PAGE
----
AIS Courses

Union Elementary School

Listed below are courses offered through American Indian Studies. For a more detailed course description, visit the UNCP catalog.

Departmental (AIS)

  • AIS 1010. Introduction to American Indian Studies (Service-Learning)
  • AIS 2010. American Indian Cultures
  • AIS 2390. American Indian Education
  • AIS 3400. American Indians and Film
  • AIS 3600. History and Culture of the Lumbee
  • AIS 3950. Archaeology in North Carolina
  • AIS 4020. Federal Policy and the American Indian
  • AIS 4040. Field Methods in Archaeology
  • AIS 4050. Contemporary Issues of American Indians
  • AIS 4520. Meso-America Before European Contact
  • AIS 4600. American Indian Health
  • AIS 4990. Independent Study in American Indian Studies
  • AISS 2XXX. Special Topics in American Indian Studies
  • AISS 4XXX. Special Topics in American Indian Studies


  • AIS 2170. North American Indian Art History (ART 2170)


  • AIS 2310. Race, Culture, and the Lumbee Experience (EDN 2310)


  • AIS 2200. Native American Literature (ENG 2200)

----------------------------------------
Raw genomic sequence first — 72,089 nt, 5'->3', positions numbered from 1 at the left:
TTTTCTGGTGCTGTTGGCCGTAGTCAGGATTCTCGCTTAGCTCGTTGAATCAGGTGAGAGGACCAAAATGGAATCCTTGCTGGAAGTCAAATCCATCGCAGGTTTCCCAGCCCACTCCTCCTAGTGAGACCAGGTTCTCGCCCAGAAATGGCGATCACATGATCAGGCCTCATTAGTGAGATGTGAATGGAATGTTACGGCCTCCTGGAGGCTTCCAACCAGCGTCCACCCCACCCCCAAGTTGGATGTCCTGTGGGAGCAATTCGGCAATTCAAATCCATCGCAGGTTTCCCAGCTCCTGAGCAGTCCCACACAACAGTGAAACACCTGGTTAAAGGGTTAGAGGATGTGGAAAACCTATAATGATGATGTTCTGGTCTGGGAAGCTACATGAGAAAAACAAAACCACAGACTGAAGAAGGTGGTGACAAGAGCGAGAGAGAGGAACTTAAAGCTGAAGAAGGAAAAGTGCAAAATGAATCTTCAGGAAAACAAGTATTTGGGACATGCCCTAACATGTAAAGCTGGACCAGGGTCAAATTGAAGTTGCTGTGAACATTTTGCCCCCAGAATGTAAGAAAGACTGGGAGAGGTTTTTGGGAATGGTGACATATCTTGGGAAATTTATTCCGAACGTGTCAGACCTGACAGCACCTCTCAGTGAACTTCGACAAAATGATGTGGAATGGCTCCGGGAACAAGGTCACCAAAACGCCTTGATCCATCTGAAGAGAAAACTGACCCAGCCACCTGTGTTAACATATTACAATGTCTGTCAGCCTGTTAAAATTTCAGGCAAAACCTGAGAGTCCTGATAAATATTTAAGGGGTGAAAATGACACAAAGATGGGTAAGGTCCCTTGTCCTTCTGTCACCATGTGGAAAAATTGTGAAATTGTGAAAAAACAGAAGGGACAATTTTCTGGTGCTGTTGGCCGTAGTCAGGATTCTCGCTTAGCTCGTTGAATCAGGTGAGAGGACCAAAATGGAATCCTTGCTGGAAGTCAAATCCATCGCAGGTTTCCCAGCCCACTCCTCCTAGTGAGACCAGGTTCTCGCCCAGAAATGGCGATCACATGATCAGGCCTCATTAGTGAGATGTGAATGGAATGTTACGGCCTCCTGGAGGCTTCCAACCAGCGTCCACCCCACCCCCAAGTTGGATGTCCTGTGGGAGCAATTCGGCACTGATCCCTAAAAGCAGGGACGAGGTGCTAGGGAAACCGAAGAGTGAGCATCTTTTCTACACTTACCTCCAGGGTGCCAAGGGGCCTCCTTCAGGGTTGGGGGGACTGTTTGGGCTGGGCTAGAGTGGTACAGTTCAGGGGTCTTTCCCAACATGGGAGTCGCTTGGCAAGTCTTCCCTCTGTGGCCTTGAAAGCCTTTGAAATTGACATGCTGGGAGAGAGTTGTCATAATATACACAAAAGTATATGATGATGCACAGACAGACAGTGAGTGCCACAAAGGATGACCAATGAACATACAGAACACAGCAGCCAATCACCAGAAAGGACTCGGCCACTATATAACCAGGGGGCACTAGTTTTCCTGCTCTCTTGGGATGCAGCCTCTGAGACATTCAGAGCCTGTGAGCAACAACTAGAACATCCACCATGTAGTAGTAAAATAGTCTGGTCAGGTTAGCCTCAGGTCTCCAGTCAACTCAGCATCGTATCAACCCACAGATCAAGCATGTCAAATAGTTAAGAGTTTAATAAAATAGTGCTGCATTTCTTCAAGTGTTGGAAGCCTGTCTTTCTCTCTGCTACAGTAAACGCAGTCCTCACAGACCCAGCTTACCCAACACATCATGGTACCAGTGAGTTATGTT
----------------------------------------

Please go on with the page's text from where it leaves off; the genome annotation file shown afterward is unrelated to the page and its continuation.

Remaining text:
• AIS 2410. Environmental Literature (ENG 2410)
  • AIS 3440. The Native American Novel (ENG 3440)
  • AIS 3470. Native American Poetry (ENG 3470)
  • AIS 4500. Seminar in Native American Literature (ENG 4500)


  • AIS 1100. History of the American Indian to 1865 (HST 1100)
  • AIS 1110. History of the American Indian since 1865 (HST 1110)
  • AIS 3240. Indians of Latin America (HST 3850)
  • AIS 3260. Indians of the Southeast (HST 3260)
  • AIS 4230. Indigenous Women (HST 4230)
  • AIS 4650. Indian Residential and Boarding School Narratives
    (HST 4650)


  • AIS 2130. American Indian Religious Traditions (REL 2130)
  • AIS 4150. Amerindian Oral Traditions (REL 4150)

Social Work

  • AIS 3880. Native American Populations (SWK 3880/SOC 3880)


  • AIS 1050. Introduction to Cultural Anthropology (SOC 1050)
  • AIS 3880. Native American Populations (SWK 3880)


In addition to the rigorous intellectual and academic goals of American Indian Studies at UNCP is a central philosophical and practical commitment to affirm contemporary Native American sovereignty through supporting Native communities’ short and long-term needs. AIS classes that involved service learning form a fundamental part of this philosophy, because they allow students, faculty, and staff to forge dynamic community-university partnerships beyond the campus boundaries. Students become active participants in the daily lives of the Indian people within whose community our university exists, and community members gain additional insight into the interests and activities of American Indian Studies students at UNCP. American Indian Studies service learning courses strive to mutually benefit UNCP students and Southeast American Indian community members.